Tuesday, April 7, 2009

The Cat Clock

This is an intriguing bit of lore that is worth posting;

KeelyNetOne day when we went to pay a visit to some families of Chinese Christians peasants, we met, near a farm, a young lad, who was taking a buffalo to graze along our path. We asked him carelessly, as we passed, whether it was yet noon. The child raised his head to look at the sun, but it was hidden behind thick clouds, and he could read no answer there.

"The sky is so cloudy," said he; "but wait a moment;" and with these words he ran towards the farm, and came back a few minutes afterwards with a cat in his arms. "Look here," said he, "it is not noon yet;" and he showed us the cat's eyes, by pushing up the lids with his hands.

We looked at the child with surprise, but he was evidently in earnest; and the cat, though astonished, and not much pleased at the experiment made on her eyes, behaved with most exemplary complaisance.

"Very well," said we; "thank you;" and he then let go the cat, who made her escape pretty quickly, and we continued on our route.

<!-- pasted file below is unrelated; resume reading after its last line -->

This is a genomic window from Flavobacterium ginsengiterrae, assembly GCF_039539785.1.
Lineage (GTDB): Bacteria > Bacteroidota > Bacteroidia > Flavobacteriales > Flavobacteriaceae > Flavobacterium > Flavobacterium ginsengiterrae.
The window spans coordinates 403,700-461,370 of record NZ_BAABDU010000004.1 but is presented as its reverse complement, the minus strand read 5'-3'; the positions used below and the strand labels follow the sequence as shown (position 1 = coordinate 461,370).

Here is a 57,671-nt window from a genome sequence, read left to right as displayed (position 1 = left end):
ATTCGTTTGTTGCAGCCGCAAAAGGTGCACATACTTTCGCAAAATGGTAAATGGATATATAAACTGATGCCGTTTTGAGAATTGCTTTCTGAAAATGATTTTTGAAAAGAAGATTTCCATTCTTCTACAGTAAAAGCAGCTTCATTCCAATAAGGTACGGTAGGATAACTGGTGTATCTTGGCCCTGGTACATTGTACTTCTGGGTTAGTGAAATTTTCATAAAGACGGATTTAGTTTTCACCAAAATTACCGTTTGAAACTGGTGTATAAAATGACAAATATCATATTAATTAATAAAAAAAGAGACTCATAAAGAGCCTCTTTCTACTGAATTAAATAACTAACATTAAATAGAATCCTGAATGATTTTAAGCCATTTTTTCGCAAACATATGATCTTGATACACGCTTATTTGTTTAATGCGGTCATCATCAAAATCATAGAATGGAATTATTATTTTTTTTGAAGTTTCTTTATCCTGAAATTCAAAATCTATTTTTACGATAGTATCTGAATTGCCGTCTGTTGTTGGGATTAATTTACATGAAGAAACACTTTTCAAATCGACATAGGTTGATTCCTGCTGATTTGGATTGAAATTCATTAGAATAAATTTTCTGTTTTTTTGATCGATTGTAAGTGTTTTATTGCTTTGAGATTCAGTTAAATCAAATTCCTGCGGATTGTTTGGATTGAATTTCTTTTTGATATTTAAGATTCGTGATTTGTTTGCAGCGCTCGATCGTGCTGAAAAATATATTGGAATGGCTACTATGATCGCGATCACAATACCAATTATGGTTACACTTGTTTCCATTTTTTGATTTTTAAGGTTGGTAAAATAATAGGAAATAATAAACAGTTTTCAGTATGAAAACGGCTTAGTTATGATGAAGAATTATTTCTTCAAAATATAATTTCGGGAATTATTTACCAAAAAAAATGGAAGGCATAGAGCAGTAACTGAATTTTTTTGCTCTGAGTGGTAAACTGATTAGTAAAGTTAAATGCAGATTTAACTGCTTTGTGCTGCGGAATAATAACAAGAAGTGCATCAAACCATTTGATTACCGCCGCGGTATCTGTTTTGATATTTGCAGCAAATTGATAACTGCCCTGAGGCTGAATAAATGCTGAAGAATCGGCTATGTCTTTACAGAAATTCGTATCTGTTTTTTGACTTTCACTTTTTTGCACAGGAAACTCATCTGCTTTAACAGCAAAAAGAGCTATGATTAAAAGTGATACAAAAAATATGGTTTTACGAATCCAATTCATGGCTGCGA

To say the truth, we had not at all understood the proceeding; but we did not wish to question the little pagan, lest he should find out that we were Europeans by our ignorance. As soon as ever we reached the farm, however, we made hast to ask our Christians whether they could tell the clock by looking to the cat's eyes.

They seemed surprised at the question; but as there was no danger of confessing to them our ignorance of the properties of the cat's eyes, we related what had just taken place. That was all that was necessary; our complaisant neophytes immediately gave chase to all the cats in the neighborhood.

KeelyNetThey brought us three or four, and explained in what manner they might be made use of for watches. They pointed out that the pupil of their eyes went on constantly growing narrower until twelve o'clock when they became like a fine line, as thin as a hair, drawn perpendicularly across the eye, and that after twelve the dilation recommenced.

When we had attentively examined the eyes of all the cats at our disposal, we concluded that it was past noon, as all the eyes perfectly agreed upon the point.

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